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The administration of BYU-Idaho recognizes that office "ergonomics" are essential to the overall health and well-being of employees. Poor body position, work station arrangements, and work habits can lead to physical injury and/or loss of mobility. Because of a commitment to provide a safe and healthful work place, and to comply with OSHA safety standards, the Office Ergonomics Safety Policy, described hereafter, is implemented as institutional policy.
1.0 Body Position.
Neutral Body Position. A neutral body position minimizes the risk of computer related injuries. Start by adjusting your chair so that you feel comfortable and supported. Position your forearms on the keyboard parallel to the floor with your wrists flat. Depending on your workstation set-up, either adjust the chair so that arms are in a neutral position or, if using an articulating keyboard tray, move the tray so that forearms and wrists stay flat.
Chair Position. Usually, you will need to adjust the chair up and use a footstool, if working with the keyboard on the top of the work surface,
Monitor Level. Make sure that you are not looking up at the monitor. The top 1/3 - 2 of the screen should be at eye level. You may need to remove the monitor from the CPU and use monitor risers to get the correct height.
2.0 Workstation Arrangements.
Workstation Design. Corner, "L-shaped", or "U-shaped" workstations usually work better than rectangular work surfaces because they provide additional depth and place your accessories within easy reach.
Keyboards. Keyboard trays are one option to increase desk space; but these devices can sometimes force you too far away from your work surface and force you to reach for your mouse or put your mouse at a higher level then the keyboard. Excessive reaching may cause pain or discomfort to arms and shoulders.
Document Holder. If you change tasks, remember to move both materials and input devices within easy reach. If you use a document holder, position it at the same height and distance as your monitor. Slant boards can be used to hold oversize documents.
Hand Position/Wrist Pad. It's best for the hands to "float" over the keyboard rather than rest on the work surface, but if you find yourself resting your wrists on the desktop, you may want to use a padded wrist rest. This also helps maintain circulation by keeping your arms and/or wrists off the hard edges of your work surface.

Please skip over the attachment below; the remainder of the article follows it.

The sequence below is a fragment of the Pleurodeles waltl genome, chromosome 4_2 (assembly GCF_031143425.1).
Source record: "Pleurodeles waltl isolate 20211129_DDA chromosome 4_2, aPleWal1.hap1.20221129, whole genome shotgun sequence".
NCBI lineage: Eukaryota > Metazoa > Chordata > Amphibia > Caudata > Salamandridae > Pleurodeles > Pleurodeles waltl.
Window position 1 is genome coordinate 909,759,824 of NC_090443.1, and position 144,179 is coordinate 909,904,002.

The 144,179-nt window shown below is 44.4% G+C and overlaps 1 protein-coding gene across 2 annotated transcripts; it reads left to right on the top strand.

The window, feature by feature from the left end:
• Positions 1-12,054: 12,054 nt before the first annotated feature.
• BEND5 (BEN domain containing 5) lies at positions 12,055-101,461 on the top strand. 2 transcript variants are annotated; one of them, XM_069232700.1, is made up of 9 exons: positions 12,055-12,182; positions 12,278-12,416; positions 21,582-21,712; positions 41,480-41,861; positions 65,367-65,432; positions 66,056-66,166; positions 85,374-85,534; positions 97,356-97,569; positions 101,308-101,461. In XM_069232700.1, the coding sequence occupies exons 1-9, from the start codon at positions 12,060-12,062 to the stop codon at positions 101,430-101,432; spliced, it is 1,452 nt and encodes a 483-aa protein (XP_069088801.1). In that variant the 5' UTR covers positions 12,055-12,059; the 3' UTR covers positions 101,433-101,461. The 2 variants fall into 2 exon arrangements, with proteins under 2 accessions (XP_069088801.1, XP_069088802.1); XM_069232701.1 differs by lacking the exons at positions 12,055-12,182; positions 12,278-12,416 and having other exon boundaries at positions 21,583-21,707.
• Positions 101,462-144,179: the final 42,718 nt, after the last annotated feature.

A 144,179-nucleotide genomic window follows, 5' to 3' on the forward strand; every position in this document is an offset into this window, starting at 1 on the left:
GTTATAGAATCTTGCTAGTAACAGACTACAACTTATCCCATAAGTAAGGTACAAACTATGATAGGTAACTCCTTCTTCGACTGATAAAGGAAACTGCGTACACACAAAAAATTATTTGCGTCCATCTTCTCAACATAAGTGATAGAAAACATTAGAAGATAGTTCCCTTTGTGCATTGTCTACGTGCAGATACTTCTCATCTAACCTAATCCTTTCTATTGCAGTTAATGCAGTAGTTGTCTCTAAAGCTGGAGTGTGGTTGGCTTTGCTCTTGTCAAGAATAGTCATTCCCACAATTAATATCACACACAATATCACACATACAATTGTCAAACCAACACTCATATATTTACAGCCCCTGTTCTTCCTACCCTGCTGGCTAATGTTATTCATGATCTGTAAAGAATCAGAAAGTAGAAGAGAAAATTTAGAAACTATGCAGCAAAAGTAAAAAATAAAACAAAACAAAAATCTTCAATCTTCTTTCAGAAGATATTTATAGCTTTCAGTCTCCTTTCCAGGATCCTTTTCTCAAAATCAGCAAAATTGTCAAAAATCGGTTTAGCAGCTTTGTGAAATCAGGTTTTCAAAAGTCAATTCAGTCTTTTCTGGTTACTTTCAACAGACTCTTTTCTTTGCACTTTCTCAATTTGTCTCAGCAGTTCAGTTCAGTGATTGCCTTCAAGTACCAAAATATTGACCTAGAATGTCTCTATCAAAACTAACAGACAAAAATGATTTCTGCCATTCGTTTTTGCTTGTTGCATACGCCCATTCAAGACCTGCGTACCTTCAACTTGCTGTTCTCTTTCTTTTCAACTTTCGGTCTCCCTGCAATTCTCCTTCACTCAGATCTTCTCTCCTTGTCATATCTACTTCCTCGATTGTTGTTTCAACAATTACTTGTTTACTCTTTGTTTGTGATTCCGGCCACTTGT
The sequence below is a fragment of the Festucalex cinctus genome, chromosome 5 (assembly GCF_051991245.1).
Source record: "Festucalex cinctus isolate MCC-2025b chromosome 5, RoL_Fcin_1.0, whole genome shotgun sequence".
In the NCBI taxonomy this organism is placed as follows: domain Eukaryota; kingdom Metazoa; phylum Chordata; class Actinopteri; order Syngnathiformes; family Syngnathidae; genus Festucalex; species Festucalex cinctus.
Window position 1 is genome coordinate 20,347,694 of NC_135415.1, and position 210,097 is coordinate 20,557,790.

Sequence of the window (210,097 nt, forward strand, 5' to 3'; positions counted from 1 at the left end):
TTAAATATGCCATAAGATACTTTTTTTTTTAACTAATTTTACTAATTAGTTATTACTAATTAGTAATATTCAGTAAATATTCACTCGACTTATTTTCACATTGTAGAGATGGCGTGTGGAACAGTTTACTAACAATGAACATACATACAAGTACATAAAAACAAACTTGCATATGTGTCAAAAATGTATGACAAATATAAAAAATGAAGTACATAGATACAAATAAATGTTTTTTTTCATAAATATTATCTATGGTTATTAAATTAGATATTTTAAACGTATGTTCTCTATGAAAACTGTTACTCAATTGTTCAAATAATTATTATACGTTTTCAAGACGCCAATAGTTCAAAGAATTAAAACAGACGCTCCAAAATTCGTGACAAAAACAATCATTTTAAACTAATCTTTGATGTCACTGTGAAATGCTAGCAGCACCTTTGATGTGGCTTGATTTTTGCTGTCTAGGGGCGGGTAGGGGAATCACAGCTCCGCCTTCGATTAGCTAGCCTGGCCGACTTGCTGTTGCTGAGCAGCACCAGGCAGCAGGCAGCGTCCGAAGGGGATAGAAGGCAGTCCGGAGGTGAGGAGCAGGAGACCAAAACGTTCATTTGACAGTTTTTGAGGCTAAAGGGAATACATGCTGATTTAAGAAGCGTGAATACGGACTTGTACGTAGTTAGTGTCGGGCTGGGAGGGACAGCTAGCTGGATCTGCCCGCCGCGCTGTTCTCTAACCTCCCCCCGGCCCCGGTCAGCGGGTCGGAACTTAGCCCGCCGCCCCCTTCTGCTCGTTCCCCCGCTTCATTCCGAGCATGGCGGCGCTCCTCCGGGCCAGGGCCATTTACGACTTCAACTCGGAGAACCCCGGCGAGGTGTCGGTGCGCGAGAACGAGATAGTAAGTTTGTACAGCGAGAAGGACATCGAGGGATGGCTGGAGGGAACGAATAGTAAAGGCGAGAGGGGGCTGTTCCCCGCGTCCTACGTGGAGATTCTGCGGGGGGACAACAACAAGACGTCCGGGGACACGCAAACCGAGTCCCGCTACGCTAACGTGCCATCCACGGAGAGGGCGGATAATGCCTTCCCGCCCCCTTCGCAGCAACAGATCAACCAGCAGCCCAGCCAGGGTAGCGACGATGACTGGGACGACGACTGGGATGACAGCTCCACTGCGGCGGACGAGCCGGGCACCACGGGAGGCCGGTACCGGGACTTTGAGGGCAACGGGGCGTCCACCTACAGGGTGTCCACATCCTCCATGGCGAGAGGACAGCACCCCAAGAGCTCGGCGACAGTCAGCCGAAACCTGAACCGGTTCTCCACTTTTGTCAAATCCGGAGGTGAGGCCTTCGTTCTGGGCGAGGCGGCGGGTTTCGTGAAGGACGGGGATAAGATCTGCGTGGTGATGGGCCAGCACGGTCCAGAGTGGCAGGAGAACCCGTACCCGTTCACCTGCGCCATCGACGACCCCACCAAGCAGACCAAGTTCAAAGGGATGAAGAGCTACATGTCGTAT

Telephone Usage. Talking on the phone with the receiver cradled between your ear and your shoulder can cause neck, shoulder, and back pain. A headset will allow your body to stay in a neutral position and leave your hands free for writing or using your computer.
3.0 Work Habits.
Periodic Breaks. Periodic breaks help to alleviate fatigue and strain to your eyes and upper body. You can vary the type of work you are doing B making phone calls, making copies, reading, etc.
Persistent Discomfort. If you experience persistent discomfort related to your computer use at work, report your injury. Diagnosis and proper treatment at the early stages of a cumulative injury can prevent permanent problems.
4.0 Proper Setup of Equipment.
With the appropriate furniture adjustments and ergonomic equipment, your workstation should accommodate the proper body postures as outlined below:
Adjust the height of your seat to allow for:
A. Feet to plant comfortably on the floor or footrest
B. Knees to bend at 90 degrees or slightly greater, and
C. Thighs to rest parallel to the floor.
Adjust seatback position to allow for:
A. Hips to bend at 90 degrees or slightly greater, and
B. Adequate low back support.
Adjust seat pan depth to allow for a 2-4" gap between the front edge of the seat and back of knees.
Mouse and keyboard height.
Adjust your mouse and keyboard to allow for:
Adjust your monitor position to allow for:
5.0 Healthy Work Habits and Practices.
Ensure proper use and adjustment of office furniture and equipment by performing ergonomic self evaluations.
6.0 Office Stretches.
To help relive office stress from your body, try incorporating several of these stretching exercises into your morning warm-up and daytime work schedule. If you have an injury or any type of reoccurring discomforts, you should immediately report your injury/symptoms and obtain a medical evaluation. These stretching exercises are not provided to cure any existing problems but may help in preventing any future ones. Individuals with previous injury should consult with a personal physician before performing these exercises on a routine basis.
While performing these stretches
Close eyes tightly for a second, then open them widely (repeat several times)
Refocus eyes momentarily on an object at least 20 feet away.
Spread fingers wide apart and hold for 10 seconds, form fists for 10 seconds (repeat several times).
Place hands together with fingers spread apart and fingertips at chin level. Slowly lower hands, peel them apart, and reverse the process. Repeat several times.
Slowly turn head to side and hold for 10 seconds. Alternate sides and repeat several times.
Slowly tilt head to side and hold for 5-10 seconds.
Alternate sides and repeat several times.
Slowly shrug shoulders in a forward circular motion.
Alternate to reverse circular motion.
With hands on hips and feet about shoulder width apart, slowly lean hips forward and shoulders slightly back. Hold the stretch for 5-10 seconds.